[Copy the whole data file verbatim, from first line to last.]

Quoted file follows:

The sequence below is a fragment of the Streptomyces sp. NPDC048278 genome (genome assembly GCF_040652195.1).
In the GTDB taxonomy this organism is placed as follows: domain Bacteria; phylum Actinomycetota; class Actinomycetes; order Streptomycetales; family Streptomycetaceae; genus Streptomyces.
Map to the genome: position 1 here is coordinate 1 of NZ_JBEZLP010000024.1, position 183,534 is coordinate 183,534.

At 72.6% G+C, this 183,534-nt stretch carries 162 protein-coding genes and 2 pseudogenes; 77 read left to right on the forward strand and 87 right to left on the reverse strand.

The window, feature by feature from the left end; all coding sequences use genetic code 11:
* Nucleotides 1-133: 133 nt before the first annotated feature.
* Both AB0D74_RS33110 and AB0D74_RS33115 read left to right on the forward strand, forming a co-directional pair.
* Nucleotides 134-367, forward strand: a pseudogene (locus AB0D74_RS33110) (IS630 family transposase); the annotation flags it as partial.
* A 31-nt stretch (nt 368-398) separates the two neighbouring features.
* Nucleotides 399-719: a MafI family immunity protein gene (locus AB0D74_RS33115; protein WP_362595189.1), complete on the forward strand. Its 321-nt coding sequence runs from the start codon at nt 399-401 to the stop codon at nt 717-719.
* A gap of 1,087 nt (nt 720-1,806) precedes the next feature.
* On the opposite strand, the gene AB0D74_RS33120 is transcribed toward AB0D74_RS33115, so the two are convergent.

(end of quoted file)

The sequence below is a fragment of the Streptomyces sp. NPDC048278 genome (genome assembly GCF_040652195.1).
In the GTDB taxonomy this organism is placed as follows: domain Bacteria; phylum Actinomycetota; class Actinomycetes; order Streptomycetales; family Streptomycetaceae; genus Streptomyces.
Map to the genome: position 1 here is coordinate 1 of NZ_JBEZLP010000024.1, position 183,534 is coordinate 183,534.

At 72.6% G+C, this 183,534-nt stretch carries 162 protein-coding genes and 2 pseudogenes; 77 read left to right on the forward strand and 87 right to left on the reverse strand.

The window, feature by feature from the left end; all coding sequences use genetic code 11:
* Nucleotides 1-133: 133 nt before the first annotated feature.
* Both AB0D74_RS33110 and AB0D74_RS33115 read left to right on the forward strand, forming a co-directional pair.
* Nucleotides 134-367, forward strand: a pseudogene (locus AB0D74_RS33110) (IS630 family transposase); the annotation flags it as partial.
* A 31-nt stretch (nt 368-398) separates the two neighbouring features.
* Nucleotides 399-719: a MafI family immunity protein gene (locus AB0D74_RS33115; protein WP_362595189.1), complete on the forward strand. Its 321-nt coding sequence runs from the start codon at nt 399-401 to the stop codon at nt 717-719.
* A gap of 1,087 nt (nt 720-1,806) precedes the next feature.
* On the opposite strand, the gene AB0D74_RS33120 is transcribed toward AB0D74_RS33115, so the two are convergent.